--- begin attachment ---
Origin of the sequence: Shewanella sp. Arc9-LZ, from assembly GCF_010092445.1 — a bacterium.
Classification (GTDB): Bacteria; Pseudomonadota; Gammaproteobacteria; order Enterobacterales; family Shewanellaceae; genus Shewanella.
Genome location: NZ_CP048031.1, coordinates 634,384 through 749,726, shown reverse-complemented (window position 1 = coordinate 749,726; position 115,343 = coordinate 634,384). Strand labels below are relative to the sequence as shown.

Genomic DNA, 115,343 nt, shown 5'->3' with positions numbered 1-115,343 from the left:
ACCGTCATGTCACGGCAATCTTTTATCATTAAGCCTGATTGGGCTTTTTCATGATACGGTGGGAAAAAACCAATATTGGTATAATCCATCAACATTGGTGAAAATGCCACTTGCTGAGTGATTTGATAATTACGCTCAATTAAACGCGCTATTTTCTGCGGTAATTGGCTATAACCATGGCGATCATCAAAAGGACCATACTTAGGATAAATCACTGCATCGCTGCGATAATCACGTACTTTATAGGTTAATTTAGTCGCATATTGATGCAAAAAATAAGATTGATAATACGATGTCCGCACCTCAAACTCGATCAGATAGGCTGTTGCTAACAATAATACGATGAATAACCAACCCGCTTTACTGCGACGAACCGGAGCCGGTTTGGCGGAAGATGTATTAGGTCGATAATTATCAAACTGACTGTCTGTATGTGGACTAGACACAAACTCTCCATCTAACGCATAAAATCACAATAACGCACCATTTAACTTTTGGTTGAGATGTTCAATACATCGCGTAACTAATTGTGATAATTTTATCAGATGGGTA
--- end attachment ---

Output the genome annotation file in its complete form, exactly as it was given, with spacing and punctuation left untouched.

Origin of the sequence: Shewanella sp. Arc9-LZ, from assembly GCF_010092445.1 — a bacterium.
Classification (GTDB): Bacteria; Pseudomonadota; Gammaproteobacteria; order Enterobacterales; family Shewanellaceae; genus Shewanella.
Genome location: NZ_CP048031.1, coordinates 634,384 through 749,726, shown reverse-complemented (window position 1 = coordinate 749,726; position 115,343 = coordinate 634,384). Strand labels below are relative to the sequence as shown.

Genomic DNA, 115,343 nt, shown 5'->3' with positions numbered 1-115,343 from the left:
ACCGTCATGTCACGGCAATCTTTTATCATTAAGCCTGATTGGGCTTTTTCATGATACGGTGGGAAAAAACCAATATTGGTATAATCCATCAACATTGGTGAAAATGCCACTTGCTGAGTGATTTGATAATTACGCTCAATTAAACGCGCTATTTTCTGCGGTAATTGGCTATAACCATGGCGATCATCAAAAGGACCATACTTAGGATAAATCACTGCATCGCTGCGATAATCACGTACTTTATAGGTTAATTTAGTCGCATATTGATGCAAAAAATAAGATTGATAATACGATGTCCGCACCTCAAACTCGATCAGATAGGCTGTTGCTAACAATAATACGATGAATAACCAACCCGCTTTACTGCGACGAACCGGAGCCGGTTTGGCGGAAGATGTATTAGGTCGATAATTATCAAACTGACTGTCTGTATGTGGACTAGACACAAACTCTCCATCTAACGCATAAAATCACAATAACGCACCATTTAACTTTTGGTTGAGATGTTCAATACATCGCGTAACTAATTGTGATAATTTTATCAGATGGGTA